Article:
When speaking with faithful Catholics today on politics, it is common to hear the lamentation that neither half of America’s political duopoly—the Democratic and Republican parties—represents Catholic interests as set forth in the Church’s social teaching. An increasing number of Catholics, particularly traditional Catholics, have sought refuge in historically marginal movements such as libertarianism and its more mainstream offshoot, the Tea Party, in order to secure themselves from illicit government intrusion in such sacred spheres as family life. Thanks to libertarian luminary Samuel Gregg’s book by the same name, the term “Tea Party Catholic” has even entered the contemporary political lexicon while, at the same time, Catholic-run think tanks like the Acton Institute pour resources into supporting socio-economic policies that align with the Tea Party’s platform of limited government and free markets.
Accompanying this promotion of Tea Party politics among Catholics is a vitriolic assault on so-called “illiberal Catholicism,” a loosely designated body of believers who, for diverse reasons, oppose the questionable union of Catholicism with all forms of political liberalism. These “illiberal Catholics” include a significant number who are unwilling to abandon the Church’s traditional theological moorings in Scholasticism and the teachings of the 19th- and early to mid 20th-century popes and counterrevolutionary thinkers. They have embraced the “illiberal Catholic” moniker as nothing other than a symbol of fidelity to the Church’s classic social magisterium—one which takes its bearings from the Social Kingship of Christ rather than the rogues’ gallery of libertarian intellectual heroes: Ayn Rand, Ludwig von Mises, Murray Rothbard, and so forth.
Before delving further into the assault on “illiberal Catholicism” and what it means for traditional Catholics, a few words seem in order concerning those who, with their instincts in the right place, have opted to support libertarian or libertarian-esque movements such as the Tea Party. In this day and age where the federal administrative state runs rampant, “crony capitalism” appears ubiquitous, and the core moral teachings of the Catholic Church are under regular assault from political agencies captured by left-wing ideologues, it makes a great deal of sense that Catholics might assign their allegiance to groups which, among other things, fight for freedom from unjust government intrusion in their private and economic lives. But this “promise,” whatever its worth, cuts two ways. For on the one hand, libertarianism offers a zone of freedom for Catholics to raise their families in accordance with the precepts of the Church and hold back their lawful earnings from being applied to immoral political projects such as publicly funded abortion, contraception, and sterilization. On the other, it also guarantees pornographers, prostitutes, and even drug dealers the “free-market space” to ply their respective “trades” without the fear of government coercion. By dialing-down the level of legitimate government power to a de minimis level, libertarianism looks to the highest degree of freedom or, more accurately, non-interference for all without regard to moral truth. Every citizen is afforded the fallacious right to construct privately his own idea of “the good life” without necessary recourse to the One who is “the way, the truth, and the life,” Christ our God.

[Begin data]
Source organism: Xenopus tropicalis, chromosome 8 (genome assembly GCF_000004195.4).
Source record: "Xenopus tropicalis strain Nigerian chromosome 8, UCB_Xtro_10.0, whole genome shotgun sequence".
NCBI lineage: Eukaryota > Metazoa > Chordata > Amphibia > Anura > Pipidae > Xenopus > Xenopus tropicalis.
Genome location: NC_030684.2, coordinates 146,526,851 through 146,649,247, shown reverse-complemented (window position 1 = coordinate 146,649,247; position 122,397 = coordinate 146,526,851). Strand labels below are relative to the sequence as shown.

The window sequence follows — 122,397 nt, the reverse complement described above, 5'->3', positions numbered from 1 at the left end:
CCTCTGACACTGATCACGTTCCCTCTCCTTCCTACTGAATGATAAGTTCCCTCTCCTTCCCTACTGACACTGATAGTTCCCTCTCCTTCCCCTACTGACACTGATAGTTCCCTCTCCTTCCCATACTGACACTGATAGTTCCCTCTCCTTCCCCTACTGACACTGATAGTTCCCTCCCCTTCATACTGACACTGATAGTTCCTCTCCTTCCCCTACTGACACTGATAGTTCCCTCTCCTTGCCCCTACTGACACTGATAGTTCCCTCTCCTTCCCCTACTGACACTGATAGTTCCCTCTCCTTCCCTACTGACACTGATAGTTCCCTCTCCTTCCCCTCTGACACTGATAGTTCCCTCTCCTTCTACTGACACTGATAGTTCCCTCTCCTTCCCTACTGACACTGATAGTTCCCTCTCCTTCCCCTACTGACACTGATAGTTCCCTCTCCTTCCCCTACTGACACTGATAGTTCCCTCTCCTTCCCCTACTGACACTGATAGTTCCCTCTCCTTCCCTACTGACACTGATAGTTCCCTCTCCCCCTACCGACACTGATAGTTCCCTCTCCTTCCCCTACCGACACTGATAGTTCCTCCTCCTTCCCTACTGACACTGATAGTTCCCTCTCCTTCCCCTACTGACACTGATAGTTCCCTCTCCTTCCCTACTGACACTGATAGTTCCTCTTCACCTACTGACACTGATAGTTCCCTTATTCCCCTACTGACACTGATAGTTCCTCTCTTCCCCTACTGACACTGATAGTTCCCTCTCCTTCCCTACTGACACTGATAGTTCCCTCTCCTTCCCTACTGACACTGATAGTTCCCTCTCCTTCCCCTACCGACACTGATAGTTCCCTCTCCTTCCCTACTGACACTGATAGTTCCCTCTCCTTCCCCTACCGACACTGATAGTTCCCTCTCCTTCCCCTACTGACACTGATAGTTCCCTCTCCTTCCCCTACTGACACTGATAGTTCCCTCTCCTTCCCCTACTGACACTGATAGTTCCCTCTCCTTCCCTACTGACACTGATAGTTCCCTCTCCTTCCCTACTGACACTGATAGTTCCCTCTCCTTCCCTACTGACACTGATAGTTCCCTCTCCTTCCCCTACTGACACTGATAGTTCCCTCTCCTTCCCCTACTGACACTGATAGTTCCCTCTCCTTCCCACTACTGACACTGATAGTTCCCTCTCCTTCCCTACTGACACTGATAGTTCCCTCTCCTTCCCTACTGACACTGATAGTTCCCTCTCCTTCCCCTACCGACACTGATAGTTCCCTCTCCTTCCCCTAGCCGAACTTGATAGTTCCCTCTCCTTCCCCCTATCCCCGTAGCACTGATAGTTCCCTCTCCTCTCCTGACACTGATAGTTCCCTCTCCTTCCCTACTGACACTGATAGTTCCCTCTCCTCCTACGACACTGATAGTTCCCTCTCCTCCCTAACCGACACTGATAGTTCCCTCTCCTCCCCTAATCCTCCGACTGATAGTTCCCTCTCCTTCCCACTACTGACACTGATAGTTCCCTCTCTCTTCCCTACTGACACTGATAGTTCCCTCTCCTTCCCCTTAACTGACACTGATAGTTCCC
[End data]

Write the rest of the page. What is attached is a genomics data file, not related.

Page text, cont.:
Of course, all Catholics living in the United States today must recognize that they are part of a pluralistic landscape that is dominated by the creed of secularism—that anti-Christian Weltanschauung routinely and forcefully refuted by such Popes as Pius IX, St. Pius X, and, closer to our own day, Benedict XVI. As such, it is not enough to long romantically for the social reign of Christ; society, on all levels, must be converted first. Part of that conversion process includes scrutinizing the false presuppositions of otherwise seemingly attractive political movements. As Christopher Ferrara has detailed in his two landmark works, The Church and the Libertarian and Liberty, the God That Failed, libertarianism is nothing other than a high-octane version of the political liberalism repudiated by the Church for centuries. Even in its populist, Tea Party guise, libertarianism falls into the same error as the late 19th- and early 20th-century French “Sillon” movement by sourcing political authority in “the people” while absolutizing democracy, two views condemned by St. Pius X in his encyclical on the Sillon, Notre Charge Apostolique, and reaffirmed by Archbishop Marcel Lefebvre in his masterful commentary on that document found in his book Against the Heresies. Moreover, by promoting an economic ordo which places its faith in the “invisible hand” of the free market rather than the requirements of natural justice rooted in a thoroughly Christian anthropology, libertarianism often runs counter to the teachings of Popes Leo XIII in Rerum Novarum and Pius XI in Quadragesimo Anno on the dignity of human labor and the fair distribution of goods in society.